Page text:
Sen. Bong Go wondered aloud about how Robredo would fare as an anti-narcotic enforcer, sounding off what could be a warning to the Vice President of the dark alleys that await her in the fight against drugs.
“Let’s see if she can still get sleep,” Go said.
Another Duterte main man, Sen. Ronald “Bato” Dela Rosa, the President’s first Philippine National Police (PNP) chief, had his own testy piece of advice for Robredo.
“This is war. You can’t play cute here,” said Dela Rosa, creator of Oplan Tokhang (Oplan Knock and Plead), a component of Oplan Double Barrel which is now being tagged as responsible for the blood trail left by Duterte’s war on drugs.
Robredo’s cheering squad in what Duterte condescendingly refers to as “Yellows”, or the Liberal Party which adopted the color associated with the late democracy icon Corazon Aquino, were both cautiously and festively celebrating the Vice President’s decision.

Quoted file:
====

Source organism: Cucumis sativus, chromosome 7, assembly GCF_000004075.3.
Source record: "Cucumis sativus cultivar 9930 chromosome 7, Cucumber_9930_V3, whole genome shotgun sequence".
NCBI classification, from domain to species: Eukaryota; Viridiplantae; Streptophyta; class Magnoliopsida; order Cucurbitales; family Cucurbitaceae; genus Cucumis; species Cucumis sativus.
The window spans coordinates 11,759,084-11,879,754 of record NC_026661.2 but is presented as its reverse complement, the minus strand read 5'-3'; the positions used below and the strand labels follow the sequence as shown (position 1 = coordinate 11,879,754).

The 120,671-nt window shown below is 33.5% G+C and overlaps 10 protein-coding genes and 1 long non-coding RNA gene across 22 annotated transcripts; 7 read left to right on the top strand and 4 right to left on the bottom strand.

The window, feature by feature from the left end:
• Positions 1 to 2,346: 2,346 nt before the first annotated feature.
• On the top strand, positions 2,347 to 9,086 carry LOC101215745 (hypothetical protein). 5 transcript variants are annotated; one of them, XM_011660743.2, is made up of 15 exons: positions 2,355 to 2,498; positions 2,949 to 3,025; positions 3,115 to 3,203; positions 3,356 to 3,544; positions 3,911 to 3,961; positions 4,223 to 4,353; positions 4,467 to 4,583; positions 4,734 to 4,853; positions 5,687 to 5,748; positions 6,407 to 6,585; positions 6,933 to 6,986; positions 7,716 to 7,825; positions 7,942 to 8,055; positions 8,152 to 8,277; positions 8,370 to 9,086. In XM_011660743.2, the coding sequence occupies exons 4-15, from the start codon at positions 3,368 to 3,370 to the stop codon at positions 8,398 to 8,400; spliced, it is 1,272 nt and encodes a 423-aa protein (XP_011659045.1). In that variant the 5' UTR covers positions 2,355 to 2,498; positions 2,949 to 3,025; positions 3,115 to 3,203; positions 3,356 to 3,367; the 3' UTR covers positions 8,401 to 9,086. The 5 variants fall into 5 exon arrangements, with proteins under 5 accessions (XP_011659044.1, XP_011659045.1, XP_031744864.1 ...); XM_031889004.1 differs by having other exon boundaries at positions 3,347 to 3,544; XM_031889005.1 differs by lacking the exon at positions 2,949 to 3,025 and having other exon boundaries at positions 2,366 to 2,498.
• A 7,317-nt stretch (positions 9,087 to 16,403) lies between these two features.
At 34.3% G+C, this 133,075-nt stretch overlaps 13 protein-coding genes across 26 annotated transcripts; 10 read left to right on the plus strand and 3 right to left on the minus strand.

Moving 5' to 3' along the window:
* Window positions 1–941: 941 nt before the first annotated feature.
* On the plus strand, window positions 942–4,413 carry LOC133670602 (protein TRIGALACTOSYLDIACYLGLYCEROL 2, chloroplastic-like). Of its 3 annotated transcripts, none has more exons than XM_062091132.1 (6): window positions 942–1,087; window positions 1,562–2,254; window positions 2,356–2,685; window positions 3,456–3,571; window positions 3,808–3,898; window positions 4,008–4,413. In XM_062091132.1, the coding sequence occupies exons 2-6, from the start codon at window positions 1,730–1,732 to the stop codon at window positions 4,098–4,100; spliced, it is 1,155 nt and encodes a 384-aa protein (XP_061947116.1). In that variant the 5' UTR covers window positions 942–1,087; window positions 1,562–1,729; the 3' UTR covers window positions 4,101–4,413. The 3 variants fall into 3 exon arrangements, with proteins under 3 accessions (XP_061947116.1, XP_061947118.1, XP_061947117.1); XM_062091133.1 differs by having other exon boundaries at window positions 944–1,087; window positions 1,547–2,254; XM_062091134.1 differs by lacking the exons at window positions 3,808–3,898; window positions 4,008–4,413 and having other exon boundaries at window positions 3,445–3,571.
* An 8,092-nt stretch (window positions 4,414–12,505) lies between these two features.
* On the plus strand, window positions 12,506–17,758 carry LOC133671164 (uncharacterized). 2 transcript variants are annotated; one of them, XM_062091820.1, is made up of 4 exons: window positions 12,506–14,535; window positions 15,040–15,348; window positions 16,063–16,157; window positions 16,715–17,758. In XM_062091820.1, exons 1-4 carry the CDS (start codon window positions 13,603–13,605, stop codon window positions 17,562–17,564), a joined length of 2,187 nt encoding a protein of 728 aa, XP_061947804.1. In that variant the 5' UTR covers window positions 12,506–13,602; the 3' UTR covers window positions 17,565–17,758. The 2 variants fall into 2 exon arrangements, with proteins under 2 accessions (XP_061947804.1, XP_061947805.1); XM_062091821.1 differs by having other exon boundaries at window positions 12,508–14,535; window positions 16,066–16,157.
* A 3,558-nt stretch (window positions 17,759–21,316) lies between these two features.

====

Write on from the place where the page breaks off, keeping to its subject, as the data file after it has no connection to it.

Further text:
“VP Leni does not play high politics with the lives of our people. We know that her sincerity overcame her own doubts, and it overcomes ours,” said Quezon City Rep. Jose Christopher Belmonte, an LP stalwart.
“She will never shirk any responsibility to do what she can to make our people’s lives better,” Belmonte said.
Through Robredo, the congressman added, the war on drugs “can be part of the war on poverty, not on poor people.”
The drama and brouhaha that built up into the big announcement that, though doubtful at first, Robredo is accepting the job of ICAD co-chair further buried into short memories a document released by the Dangerous Drugs Board (DDB) in November 2018–the Philippine Anti-illegal Drug Strategy or PADS.